Flight: The Genius of Birds is the first episode in Illustra Media's new series The Design of Life. They are going to be hard-pressed to top the sheer beauty of the photography and animations found in their first movie. Although the series is about design, the video doesn't wallop you over the head about the design aspects. Instead, the designs of flight are quite obvious just from the very informative topics covered.
The first main section of the film examines how birds develop within the egg. In an amazing series of real time and time lapse video clips, we get to see how a bird goes from a single cell to a hackling—all in a period of only about 3 weeks.
Learning to fly
Flight: The Genius of Birds goes on to show how young birds learn to fly. This part of the DVD shows how flight is achieved through the use of various kinds of feathers and wing movement. There is a beautiful examination of how a bird lands, complete with amazing animations of wing movement and bone structures and slow motion photography.
Another excellent animation shows how a birds can flap its wings with all the muscles originating below the wing. The animation is first class and very detailed.
Following the chapter on how normal birds fly is a section on flight in hummingbirds. The design innovations in hummingbirds are remarkable. Again with slow motion photography and animations, Flight: The Genius of Birds shows how hummingbirds can generation lift on both downstroke and upstroke wing motions, allowing them to hover in mid-air. Skeletal design innovations allow hummingbirds to actually fly backwards and perform extremely acrobatic flight motions. In order to power such flight, all the other systems of the bird must be finely tuned, including hyperactive nervous and circulatory systems, with the heart beating up to 1,250 beats/minute. In order to supply the nutritional needs of the bird, it must eat twice its body weight every day. The tongue of the hummingbird is a design marvel. Dual segmented tubes open and close in 20 milliseconds to collect nectar.
There is some amazing footage of European starlings coming in to roost for the night. Flocks of hundreds of thousands of birds move in a remarkable symphony of coordinated motions, like shifting clouds. Such coordinated flight is truly amazing.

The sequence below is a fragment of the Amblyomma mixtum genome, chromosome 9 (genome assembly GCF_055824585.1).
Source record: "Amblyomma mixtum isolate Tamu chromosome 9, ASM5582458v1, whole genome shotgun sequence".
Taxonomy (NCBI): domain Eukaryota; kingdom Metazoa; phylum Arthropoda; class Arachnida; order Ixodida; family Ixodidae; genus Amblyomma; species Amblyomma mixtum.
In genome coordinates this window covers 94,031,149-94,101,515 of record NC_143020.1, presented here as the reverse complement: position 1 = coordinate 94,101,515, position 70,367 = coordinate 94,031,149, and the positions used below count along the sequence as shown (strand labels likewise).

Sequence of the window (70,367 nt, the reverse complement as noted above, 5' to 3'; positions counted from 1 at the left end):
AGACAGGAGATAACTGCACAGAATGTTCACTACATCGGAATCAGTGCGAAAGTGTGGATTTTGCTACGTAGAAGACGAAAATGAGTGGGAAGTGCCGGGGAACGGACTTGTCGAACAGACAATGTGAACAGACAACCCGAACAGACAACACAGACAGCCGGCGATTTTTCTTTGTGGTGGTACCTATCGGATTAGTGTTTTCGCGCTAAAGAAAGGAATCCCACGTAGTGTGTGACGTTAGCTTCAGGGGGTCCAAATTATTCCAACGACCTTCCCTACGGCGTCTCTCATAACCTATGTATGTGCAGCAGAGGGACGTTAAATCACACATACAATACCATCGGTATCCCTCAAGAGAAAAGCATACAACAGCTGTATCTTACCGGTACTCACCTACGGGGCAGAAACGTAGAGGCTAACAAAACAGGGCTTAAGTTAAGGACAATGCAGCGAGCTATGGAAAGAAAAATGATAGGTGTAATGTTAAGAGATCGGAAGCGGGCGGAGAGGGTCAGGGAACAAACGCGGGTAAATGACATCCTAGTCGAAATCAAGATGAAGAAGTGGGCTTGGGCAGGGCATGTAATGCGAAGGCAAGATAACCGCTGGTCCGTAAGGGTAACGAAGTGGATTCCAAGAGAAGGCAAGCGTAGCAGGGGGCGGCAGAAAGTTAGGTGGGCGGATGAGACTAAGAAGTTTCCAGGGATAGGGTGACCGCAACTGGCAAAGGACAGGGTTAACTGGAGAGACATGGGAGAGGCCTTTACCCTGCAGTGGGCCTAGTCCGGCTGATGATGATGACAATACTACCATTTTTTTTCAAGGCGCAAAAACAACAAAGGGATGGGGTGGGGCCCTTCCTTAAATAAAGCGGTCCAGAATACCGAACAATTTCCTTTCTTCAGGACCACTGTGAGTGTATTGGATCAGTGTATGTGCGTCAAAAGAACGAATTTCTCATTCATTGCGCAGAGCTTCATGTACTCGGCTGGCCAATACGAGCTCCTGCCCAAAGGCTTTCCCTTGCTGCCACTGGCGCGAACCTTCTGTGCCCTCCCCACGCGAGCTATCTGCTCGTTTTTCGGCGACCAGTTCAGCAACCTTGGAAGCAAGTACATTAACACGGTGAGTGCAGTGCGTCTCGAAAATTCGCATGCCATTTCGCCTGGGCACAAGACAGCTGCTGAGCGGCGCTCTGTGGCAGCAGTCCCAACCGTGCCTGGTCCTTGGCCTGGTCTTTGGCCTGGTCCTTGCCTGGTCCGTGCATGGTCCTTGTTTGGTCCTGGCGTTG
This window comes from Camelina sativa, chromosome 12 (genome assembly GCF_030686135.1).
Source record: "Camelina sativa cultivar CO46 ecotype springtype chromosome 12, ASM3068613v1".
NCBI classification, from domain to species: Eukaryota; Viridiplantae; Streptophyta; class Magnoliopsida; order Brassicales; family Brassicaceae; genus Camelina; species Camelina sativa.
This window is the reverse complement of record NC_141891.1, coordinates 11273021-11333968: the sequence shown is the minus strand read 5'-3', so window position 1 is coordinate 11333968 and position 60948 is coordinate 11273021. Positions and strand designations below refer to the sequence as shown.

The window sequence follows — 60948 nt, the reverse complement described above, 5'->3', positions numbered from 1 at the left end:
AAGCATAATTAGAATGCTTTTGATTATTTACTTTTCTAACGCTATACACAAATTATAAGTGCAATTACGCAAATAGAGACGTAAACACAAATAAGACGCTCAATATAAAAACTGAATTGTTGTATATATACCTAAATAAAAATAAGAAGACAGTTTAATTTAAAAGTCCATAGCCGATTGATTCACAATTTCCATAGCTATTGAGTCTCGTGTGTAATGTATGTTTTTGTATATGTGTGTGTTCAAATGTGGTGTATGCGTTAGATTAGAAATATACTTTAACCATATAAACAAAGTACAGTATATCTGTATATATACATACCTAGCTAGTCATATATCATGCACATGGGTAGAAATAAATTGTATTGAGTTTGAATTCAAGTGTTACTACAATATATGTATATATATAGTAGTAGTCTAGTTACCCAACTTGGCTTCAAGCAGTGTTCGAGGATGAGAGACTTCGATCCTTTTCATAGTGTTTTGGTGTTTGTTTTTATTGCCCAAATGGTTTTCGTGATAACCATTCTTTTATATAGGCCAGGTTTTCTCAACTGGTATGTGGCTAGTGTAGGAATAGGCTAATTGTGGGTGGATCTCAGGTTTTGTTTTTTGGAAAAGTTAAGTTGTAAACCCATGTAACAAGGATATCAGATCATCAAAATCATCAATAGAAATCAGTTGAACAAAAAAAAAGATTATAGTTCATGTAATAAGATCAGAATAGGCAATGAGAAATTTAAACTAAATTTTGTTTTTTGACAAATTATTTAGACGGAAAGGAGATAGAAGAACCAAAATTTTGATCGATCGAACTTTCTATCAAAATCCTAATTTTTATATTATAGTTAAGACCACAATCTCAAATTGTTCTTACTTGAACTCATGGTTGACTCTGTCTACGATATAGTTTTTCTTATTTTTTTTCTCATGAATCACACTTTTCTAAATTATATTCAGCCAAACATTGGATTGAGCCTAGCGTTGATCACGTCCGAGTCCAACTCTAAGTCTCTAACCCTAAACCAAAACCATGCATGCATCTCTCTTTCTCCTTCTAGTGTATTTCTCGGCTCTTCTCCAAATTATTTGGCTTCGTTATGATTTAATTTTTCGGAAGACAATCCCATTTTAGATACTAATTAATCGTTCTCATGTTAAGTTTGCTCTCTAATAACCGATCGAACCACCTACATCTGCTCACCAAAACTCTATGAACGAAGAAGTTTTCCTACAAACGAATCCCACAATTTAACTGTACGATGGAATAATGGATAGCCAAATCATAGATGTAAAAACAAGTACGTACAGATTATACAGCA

Arctic terns migrate from their breeding grounds in Greenland and Iceland to Antarctica every year—a round trip of up to 50,000 miles. The segment includes the study that first showed the migration routes and how the birds take advantage of the prevailing winds.
The video ends with a discussion of feather design and design of birds for flight, in general. The conclusion seems pretty obvious—birds were designed for flight.
Illustra Media's first episode, Flight: The Genius of Birds, in The Design of Life series is a big hit. The photography and animations are beautiful and informative. Besides being visually impressive, the video explains the biology and engineering behind avian flight without becoming overly technical. Illustra Media's previous design video, Metamorphosis: The Beauty and Design of Butterflies, is also highly informative and visually stunning. Enjoy!
I have been lending out my DVD copy of this video to all my co-workers and skeptical friends. All have been extremely impressed with the video and content. It is a good conversation starter and non-threatening way to witness.
Flight: The Genius of Birds (Not Rated)
by Lad Allen
Length: 62 min
Production Company: Illustra Media
Date published: May 13, 2013
Movie Rating: Not Rated
- Can Intelligent Design (ID) be a Testable, Scientific Theory?
- Religion and Intelligent Design Impede Science and Close Off Inquiry?
- Book Review: Signature in the Cell: DNA and the Evidence for Intelligent Design
- Book Review: Darwin's Doubt: The Explosive Origin of Animal Life and the Case for Intelligent Design
Last Modified July 29, 2013